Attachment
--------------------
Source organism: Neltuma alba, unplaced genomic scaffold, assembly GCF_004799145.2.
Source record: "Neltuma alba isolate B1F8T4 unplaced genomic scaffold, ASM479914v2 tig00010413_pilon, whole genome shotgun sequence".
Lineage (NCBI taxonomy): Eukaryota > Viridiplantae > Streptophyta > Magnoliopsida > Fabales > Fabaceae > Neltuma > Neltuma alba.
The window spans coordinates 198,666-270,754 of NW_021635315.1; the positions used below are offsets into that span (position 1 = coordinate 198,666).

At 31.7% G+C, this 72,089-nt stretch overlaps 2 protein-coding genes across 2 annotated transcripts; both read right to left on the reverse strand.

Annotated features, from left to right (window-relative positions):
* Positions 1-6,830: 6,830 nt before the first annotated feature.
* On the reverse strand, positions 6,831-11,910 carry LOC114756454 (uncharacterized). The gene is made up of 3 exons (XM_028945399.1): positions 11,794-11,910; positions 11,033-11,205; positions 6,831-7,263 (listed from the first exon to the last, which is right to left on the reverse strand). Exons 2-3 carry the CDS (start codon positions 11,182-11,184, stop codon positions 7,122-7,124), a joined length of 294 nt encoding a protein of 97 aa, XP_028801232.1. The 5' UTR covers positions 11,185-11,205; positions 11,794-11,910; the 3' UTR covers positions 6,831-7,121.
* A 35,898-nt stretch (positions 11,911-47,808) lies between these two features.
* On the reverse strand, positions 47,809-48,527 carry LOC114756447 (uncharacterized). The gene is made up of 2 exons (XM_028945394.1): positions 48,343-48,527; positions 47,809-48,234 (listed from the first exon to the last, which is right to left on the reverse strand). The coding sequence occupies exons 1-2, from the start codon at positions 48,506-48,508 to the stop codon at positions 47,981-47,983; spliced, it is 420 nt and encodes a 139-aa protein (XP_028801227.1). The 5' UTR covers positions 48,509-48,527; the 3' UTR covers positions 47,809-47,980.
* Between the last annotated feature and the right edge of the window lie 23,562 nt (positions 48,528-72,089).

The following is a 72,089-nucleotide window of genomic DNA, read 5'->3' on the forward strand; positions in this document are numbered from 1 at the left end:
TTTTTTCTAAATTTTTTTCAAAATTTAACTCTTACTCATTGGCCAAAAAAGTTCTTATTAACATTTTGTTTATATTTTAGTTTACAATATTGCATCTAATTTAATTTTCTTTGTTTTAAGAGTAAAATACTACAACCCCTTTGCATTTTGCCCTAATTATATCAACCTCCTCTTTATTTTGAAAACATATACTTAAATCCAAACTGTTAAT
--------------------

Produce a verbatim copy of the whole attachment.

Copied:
Source organism: Neltuma alba, unplaced genomic scaffold, assembly GCF_004799145.2.
Source record: "Neltuma alba isolate B1F8T4 unplaced genomic scaffold, ASM479914v2 tig00010413_pilon, whole genome shotgun sequence".
Lineage (NCBI taxonomy): Eukaryota > Viridiplantae > Streptophyta > Magnoliopsida > Fabales > Fabaceae > Neltuma > Neltuma alba.
The window spans coordinates 198,666-270,754 of NW_021635315.1; the positions used below are offsets into that span (position 1 = coordinate 198,666).

At 31.7% G+C, this 72,089-nt stretch overlaps 2 protein-coding genes across 2 annotated transcripts; both read right to left on the reverse strand.

Annotated features, from left to right (window-relative positions):
* Positions 1-6,830: 6,830 nt before the first annotated feature.
* On the reverse strand, positions 6,831-11,910 carry LOC114756454 (uncharacterized). The gene is made up of 3 exons (XM_028945399.1): positions 11,794-11,910; positions 11,033-11,205; positions 6,831-7,263 (listed from the first exon to the last, which is right to left on the reverse strand). Exons 2-3 carry the CDS (start codon positions 11,182-11,184, stop codon positions 7,122-7,124), a joined length of 294 nt encoding a protein of 97 aa, XP_028801232.1. The 5' UTR covers positions 11,185-11,205; positions 11,794-11,910; the 3' UTR covers positions 6,831-7,121.
* A 35,898-nt stretch (positions 11,911-47,808) lies between these two features.
* On the reverse strand, positions 47,809-48,527 carry LOC114756447 (uncharacterized). The gene is made up of 2 exons (XM_028945394.1): positions 48,343-48,527; positions 47,809-48,234 (listed from the first exon to the last, which is right to left on the reverse strand). The coding sequence occupies exons 1-2, from the start codon at positions 48,506-48,508 to the stop codon at positions 47,981-47,983; spliced, it is 420 nt and encodes a 139-aa protein (XP_028801227.1). The 5' UTR covers positions 48,509-48,527; the 3' UTR covers positions 47,809-47,980.
* Between the last annotated feature and the right edge of the window lie 23,562 nt (positions 48,528-72,089).

The following is a 72,089-nucleotide window of genomic DNA, read 5'->3' on the forward strand; positions in this document are numbered from 1 at the left end:
TTTTTTCTAAATTTTTTTCAAAATTTAACTCTTACTCATTGGCCAAAAAAGTTCTTATTAACATTTTGTTTATATTTTAGTTTACAATATTGCATCTAATTTAATTTTCTTTGTTTTAAGAGTAAAATACTACAACCCCTTTGCATTTTGCCCTAATTATATCAACCTCCTCTTTATTTTGAAAACATATACTTAAATCCAAACTGTTAAT